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Consider the following typical scenario:

if(myObject == null) {
    myObject = new myClass();
}

I'm wondering what is thought of the following replacement using the null-coalescing operator:

myObject = myObject ?? new myClass();

I'm not sure whether I should be using the second form. It seems like a nice shorthand, but the myObject = myObject construct at the beginning seems like it could be a bit of a code-smell.

Is this a reasonable thing to do, or is there a better shorthand that I am missing? Or maybe, "It's three lines, get over it!"?

Edit: As has been mentioned, perhaps calling this a typical scenario is something of an overstatement. I usually find that I encounter this situation when I'm retrieving an entity from a database that has a child reference type property that may or may not be populated yet:

myClass myObject = myClassService.getById(id);
myObject.myChildObject = myObject.myChildObject ?? new myChildClass();
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15  
Newbies believe things like this to be "hackish", more experienced devs just call it "idiomatic". –  Doc Brown Aug 22 '13 at 17:03
    
If the object looks like a value object ("has value semantics", in idiomatic speak), MyClass should provide a public static readonly member of a Empty value of its type. See String.Empty on MSDN. –  rwong Aug 22 '13 at 17:12
2  
4  
Isn't there a ??= operator? –  aviv Aug 22 '13 at 17:43
1  
@aviv I wish there was! –  Loren Pechtel Oct 11 '13 at 1:08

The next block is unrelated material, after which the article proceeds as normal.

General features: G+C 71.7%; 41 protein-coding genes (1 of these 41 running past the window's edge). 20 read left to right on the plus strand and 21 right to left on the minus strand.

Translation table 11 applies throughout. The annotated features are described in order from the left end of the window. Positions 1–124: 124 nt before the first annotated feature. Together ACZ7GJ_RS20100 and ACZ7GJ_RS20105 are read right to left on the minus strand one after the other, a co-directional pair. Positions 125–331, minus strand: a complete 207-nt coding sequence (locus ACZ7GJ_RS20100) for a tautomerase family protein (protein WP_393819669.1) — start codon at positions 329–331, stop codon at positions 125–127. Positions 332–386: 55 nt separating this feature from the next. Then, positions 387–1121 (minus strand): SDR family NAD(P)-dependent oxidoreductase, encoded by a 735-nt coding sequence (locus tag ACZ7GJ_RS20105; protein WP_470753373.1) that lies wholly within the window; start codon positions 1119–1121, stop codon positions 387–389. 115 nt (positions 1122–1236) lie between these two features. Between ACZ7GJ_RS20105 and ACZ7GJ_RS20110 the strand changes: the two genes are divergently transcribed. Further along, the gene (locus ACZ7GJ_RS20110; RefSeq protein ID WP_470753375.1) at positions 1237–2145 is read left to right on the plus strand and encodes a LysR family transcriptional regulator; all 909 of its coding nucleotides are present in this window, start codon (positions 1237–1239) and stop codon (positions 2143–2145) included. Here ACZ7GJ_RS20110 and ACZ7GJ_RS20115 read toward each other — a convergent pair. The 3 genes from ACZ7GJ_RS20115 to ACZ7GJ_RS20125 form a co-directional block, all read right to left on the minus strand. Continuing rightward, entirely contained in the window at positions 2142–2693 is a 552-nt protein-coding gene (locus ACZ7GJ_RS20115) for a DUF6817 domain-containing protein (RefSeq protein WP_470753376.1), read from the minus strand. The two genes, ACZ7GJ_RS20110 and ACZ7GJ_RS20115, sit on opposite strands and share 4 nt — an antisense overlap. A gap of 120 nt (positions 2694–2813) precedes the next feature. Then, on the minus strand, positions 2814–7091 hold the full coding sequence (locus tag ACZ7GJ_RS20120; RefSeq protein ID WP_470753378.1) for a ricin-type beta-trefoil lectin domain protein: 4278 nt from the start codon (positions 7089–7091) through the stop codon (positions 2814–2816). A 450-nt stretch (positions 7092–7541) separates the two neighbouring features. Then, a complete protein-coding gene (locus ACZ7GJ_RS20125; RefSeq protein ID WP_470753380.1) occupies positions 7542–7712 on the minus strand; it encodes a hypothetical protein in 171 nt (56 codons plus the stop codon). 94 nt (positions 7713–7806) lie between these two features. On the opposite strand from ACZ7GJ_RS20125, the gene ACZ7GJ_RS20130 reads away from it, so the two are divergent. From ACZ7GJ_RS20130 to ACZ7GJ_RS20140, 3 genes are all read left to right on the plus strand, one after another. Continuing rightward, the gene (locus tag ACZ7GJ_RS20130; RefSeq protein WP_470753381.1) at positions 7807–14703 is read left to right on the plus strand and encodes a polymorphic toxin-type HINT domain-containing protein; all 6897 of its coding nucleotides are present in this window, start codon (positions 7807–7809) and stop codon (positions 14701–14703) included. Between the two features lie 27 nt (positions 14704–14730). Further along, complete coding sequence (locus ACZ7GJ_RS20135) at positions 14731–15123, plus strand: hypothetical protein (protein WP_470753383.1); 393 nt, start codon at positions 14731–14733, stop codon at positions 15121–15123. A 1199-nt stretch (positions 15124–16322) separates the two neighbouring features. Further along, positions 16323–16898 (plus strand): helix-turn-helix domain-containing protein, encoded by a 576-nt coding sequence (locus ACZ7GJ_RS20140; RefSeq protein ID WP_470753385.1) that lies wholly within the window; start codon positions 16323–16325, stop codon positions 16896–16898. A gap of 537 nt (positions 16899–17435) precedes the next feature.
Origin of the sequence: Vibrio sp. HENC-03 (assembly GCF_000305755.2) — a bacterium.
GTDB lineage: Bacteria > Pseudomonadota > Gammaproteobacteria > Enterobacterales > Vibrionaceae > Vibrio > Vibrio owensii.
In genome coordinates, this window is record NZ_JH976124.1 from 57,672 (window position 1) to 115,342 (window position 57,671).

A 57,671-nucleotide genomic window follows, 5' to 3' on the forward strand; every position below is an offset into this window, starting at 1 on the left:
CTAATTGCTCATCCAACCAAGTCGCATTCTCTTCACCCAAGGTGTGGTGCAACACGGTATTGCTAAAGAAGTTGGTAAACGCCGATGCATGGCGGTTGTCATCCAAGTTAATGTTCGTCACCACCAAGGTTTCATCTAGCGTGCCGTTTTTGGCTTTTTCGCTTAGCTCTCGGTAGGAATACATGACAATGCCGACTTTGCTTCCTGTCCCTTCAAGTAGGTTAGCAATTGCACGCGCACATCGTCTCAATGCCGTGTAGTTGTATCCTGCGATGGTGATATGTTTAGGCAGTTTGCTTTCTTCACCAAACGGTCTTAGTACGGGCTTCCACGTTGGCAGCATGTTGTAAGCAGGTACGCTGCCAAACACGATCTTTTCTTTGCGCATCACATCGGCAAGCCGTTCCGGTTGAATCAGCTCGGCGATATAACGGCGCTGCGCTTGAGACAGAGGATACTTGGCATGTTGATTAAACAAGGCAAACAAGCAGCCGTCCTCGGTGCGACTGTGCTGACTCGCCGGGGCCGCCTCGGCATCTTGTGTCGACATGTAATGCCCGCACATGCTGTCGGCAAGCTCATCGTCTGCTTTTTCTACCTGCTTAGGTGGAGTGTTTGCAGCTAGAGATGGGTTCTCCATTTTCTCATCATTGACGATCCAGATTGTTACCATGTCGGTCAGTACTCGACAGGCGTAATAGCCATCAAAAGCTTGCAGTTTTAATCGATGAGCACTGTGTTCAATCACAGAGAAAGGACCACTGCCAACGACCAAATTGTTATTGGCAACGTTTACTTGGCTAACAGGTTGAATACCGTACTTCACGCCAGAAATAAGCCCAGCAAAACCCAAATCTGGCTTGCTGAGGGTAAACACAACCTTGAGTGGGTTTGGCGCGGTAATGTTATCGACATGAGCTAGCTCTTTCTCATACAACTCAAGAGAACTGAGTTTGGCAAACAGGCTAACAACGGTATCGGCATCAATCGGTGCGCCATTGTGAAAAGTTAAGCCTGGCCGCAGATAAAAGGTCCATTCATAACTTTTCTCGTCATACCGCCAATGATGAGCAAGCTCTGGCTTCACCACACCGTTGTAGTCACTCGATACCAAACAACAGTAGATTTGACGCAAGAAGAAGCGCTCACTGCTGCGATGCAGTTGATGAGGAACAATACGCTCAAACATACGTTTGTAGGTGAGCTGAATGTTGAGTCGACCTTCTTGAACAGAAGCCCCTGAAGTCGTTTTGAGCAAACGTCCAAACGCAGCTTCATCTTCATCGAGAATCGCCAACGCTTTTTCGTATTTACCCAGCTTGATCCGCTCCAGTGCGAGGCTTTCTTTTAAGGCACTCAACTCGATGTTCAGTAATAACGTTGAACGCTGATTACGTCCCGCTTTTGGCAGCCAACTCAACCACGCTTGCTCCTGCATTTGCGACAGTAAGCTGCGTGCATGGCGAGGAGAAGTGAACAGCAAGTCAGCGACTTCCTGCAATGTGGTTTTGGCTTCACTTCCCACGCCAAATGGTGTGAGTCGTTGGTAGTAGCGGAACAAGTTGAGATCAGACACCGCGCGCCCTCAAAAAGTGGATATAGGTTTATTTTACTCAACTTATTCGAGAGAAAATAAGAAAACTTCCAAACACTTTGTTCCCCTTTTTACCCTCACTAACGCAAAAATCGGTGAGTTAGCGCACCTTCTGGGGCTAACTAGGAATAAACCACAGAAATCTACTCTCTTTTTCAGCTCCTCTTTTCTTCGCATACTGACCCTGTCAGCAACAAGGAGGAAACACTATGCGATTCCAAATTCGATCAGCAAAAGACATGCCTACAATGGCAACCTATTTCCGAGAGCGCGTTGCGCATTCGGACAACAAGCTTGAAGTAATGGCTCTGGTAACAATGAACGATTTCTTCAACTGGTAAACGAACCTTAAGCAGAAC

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4 Answers

I use the null coalescing operator all of the time. I like the conciseness of it.

I find this operator to be similar in nature to the ternary operator (A ? B : C). It takes a little practice before the reading of it is second nature, but once you're used to it I feel readability improves over the longhand versions.

Also, the situation you describe is only one scenario where the operator is useful. It's also handy to replace constructs like this:

if (value != null)
{
    return value;
}
else
{ 
    return otherValue;
}

or

return value != null ? value : otherValue;

with

return value ?? otherValue;
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Definitely agree in general about using this operator. When I see references to using it, though, it's typically something like myObject = myObject2 ?? myObject3. What I'm wondering about specifically is using the operator to set an object to itself unless it's null. –  grin0048 Aug 22 '13 at 16:46
2  
I think the same reasoning applies in either case. It's a more concise way to express the same logic. –  17 of 26 Aug 22 '13 at 16:51
    
I remember looking at the IL for each of those three forms once. The first and the second were identical, but the third was optimized in a fashion as it could assume null was a comparison. –  Jesse C. Slicer Aug 22 '13 at 19:35
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What I'm wondering about specifically is using the operator to set an object to itself unless it's null.

The ?? operator is called the null-coalescing operator and is used to define a default value for nullable value types or reference types. It returns the left-hand operand if the operand is not null; otherwise it returns the right operand.

myObject = myObject ?? new myObject(); - instantiate default value of object

More details and code sample about null-coalescing operator - MSDN article.